New Delhi: With the fate of the land acquisition bill hanging in balance, the Modi government has taken its fight outside the Parliament, even as it tries to get the numbers to support it in the Rajya Sabha.
Prime minister Narendra Modi is understood to be keen on the government politically countering the Opposition’s campaign that the bill is anti-farmer. He wants the government and the BJP to counter this message, particularly in the Hindi heartland, sources said.
Union minister Nitin Gadkari, who was fielded on Thursday to allay apprehensions of farmers on the bill, has shot off letters to Opposition leaders including Congress president Sonia Gandhi, and activist Anna Hazare defending the bill and inviting them to an open debate on it.
Till evening, however, the Congress maintained that Gandhi was yet to receive the letter. Gandhi, who had written to Hazare on Tuesday saying that the bill was not in the interest of farmers, is going to Rajasthan on March 20 and Haryana on March 29 to take her fight to the people.
Based on reports on Gadkari’s letter, the Congress asked the government and the minister six questions, including why rural development minister Birendra Singh was silent on the issue.
Refuting the Opposition’s allegations, Gadkari addressed a “samiksha adhiveshan” organised by the All India Panchayat Parishad, an elected body now controlled by the RSS, the BJP’s ideological mentor. The RSS wants the Parishad to lobby for the bill, sources said. Realising that Opposition parties had made the bill a political weapon against the BJP, the government is likely to focus on first fighting the “battle of perception”, sources said.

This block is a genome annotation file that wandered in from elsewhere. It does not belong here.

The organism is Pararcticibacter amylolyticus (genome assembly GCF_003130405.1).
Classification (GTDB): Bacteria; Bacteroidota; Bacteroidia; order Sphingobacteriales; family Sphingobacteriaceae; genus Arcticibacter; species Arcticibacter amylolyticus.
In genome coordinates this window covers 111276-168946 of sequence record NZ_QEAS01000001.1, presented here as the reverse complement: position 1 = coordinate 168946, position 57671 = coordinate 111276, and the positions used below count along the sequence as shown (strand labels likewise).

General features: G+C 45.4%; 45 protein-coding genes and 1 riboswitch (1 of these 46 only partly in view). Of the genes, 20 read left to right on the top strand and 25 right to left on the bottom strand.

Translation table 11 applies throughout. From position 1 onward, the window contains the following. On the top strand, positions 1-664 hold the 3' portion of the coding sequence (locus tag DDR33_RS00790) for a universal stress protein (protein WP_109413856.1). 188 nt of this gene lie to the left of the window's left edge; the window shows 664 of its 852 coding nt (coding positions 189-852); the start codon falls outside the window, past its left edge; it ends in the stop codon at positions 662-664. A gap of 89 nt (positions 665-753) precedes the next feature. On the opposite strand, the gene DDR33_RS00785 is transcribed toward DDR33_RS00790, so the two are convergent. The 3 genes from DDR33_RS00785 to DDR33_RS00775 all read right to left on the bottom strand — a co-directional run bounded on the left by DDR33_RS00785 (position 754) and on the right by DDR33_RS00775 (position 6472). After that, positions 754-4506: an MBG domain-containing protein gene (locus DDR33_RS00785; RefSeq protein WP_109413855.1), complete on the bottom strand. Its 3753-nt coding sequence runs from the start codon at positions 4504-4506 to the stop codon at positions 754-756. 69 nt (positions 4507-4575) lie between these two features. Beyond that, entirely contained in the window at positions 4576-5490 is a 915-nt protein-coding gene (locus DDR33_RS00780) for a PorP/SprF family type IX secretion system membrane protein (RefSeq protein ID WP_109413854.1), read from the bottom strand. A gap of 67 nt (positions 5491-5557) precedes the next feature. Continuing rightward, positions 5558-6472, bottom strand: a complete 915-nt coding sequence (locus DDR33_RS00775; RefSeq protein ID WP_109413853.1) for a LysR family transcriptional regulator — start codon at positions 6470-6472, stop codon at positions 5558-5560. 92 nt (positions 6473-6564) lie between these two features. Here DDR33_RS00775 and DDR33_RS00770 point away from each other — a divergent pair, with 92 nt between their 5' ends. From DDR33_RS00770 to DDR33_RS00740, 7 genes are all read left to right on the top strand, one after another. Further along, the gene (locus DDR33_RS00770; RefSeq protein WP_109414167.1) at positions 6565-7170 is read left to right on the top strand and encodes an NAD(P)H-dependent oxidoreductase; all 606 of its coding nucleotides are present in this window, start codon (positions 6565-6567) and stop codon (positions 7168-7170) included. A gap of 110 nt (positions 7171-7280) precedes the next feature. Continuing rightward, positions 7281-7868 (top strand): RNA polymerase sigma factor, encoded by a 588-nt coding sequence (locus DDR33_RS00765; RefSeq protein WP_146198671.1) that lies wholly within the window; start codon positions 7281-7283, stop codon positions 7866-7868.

“Don’t you want better schools, better roads, better hospitals?” Gadkari asked speaking at the conclave in Hindi. He said a perception was being created that the bill was anti-farmer for vote bank politics. Gadkari also faced some questions, including if the compensation would depend on the circle rate or the market rate.
Gadkari also tried to turn the tables on the Congress, which earlier this week marched to Rashtrapati Bhavan against the bill, asking what steps it had taken in 55 years when it was in power to develop rural infrastructure. He insisted that the government was pro-farmer and had focused on rehabilitation and resettlement.
However, the government’s argument has failed to convince the Opposition. “Will PM Modi and shri Nitin Gadkari answer as to why they used the tyranny of majority in Lok Sabha to forcibly pass the land acquisition ordinance despite nationwide protests and public outrage?” the Congress said.
Sources said the government was moving step by step on its strategy in the House. With political parties, including some of BJP’s allies reluctant to be seen supporting the bill, the government may find it difficult to get the required numbers in the Rajya Sabha, where it is in a minority. For the ordinance, which lapses on April 5, to be repromulgated, Parliament will have to be prorogued. The first phase of the budget session ends on March 20. The bill has been passed in Lok Sabha with 11 amendments.